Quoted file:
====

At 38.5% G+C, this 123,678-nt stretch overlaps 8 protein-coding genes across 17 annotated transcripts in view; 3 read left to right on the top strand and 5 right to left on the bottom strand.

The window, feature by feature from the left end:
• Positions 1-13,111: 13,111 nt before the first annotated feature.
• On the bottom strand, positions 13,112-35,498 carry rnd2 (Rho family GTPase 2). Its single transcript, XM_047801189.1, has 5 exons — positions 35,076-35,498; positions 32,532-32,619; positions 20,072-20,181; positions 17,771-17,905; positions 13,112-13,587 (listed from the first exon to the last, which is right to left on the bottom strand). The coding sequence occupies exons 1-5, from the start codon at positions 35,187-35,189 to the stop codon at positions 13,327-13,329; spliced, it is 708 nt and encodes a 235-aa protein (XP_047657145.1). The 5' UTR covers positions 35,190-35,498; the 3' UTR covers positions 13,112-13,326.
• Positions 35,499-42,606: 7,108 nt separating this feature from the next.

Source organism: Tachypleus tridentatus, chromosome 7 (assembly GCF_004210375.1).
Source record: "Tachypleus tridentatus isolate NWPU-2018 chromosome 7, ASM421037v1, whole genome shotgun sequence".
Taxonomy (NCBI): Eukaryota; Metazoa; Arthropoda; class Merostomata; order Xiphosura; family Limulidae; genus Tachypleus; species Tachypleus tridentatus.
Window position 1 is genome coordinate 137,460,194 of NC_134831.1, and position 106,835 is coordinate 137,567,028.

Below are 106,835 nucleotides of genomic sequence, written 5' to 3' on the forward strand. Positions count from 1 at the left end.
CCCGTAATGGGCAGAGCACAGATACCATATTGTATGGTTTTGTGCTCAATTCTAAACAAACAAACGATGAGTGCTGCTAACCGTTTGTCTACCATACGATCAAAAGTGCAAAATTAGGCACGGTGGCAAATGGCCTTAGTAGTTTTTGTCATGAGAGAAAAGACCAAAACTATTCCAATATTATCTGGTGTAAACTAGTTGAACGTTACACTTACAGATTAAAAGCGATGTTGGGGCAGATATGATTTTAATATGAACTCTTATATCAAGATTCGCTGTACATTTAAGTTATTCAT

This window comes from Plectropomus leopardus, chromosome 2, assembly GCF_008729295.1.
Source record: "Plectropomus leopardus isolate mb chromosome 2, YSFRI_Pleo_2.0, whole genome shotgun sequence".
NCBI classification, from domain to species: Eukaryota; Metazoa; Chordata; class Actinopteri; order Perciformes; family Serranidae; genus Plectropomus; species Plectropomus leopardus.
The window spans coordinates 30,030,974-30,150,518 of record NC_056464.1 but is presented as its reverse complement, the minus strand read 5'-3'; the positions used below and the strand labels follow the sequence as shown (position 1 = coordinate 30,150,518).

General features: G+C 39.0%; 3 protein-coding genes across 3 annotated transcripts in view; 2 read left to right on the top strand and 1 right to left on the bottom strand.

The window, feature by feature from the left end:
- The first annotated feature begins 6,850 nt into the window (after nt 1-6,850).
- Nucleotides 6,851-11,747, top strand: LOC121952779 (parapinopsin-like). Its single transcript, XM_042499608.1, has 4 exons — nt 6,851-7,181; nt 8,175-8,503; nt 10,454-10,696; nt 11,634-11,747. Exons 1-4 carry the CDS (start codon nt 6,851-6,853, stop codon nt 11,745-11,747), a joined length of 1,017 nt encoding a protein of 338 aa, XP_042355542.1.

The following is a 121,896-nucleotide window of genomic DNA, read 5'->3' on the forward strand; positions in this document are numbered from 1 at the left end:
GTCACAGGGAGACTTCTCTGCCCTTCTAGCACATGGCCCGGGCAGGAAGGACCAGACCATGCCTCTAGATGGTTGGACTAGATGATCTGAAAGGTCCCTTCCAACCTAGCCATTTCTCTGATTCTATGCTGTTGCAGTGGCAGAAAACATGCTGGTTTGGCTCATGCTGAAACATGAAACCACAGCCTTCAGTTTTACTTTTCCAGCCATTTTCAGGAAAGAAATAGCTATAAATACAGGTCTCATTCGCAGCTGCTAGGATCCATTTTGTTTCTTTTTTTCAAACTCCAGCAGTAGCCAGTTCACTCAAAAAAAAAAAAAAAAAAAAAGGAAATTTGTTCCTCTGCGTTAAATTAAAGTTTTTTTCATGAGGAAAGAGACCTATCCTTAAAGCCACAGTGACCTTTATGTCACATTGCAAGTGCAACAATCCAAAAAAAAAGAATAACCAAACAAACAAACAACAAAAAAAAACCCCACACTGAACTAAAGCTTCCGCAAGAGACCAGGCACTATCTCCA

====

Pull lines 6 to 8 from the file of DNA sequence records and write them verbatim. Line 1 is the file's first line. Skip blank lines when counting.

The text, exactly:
Source organism: Tachypleus tridentatus, chromosome 7 (assembly GCF_004210375.1).
Source record: "Tachypleus tridentatus isolate NWPU-2018 chromosome 7, ASM421037v1, whole genome shotgun sequence".
Taxonomy (NCBI): Eukaryota; Metazoa; Arthropoda; class Merostomata; order Xiphosura; family Limulidae; genus Tachypleus; species Tachypleus tridentatus.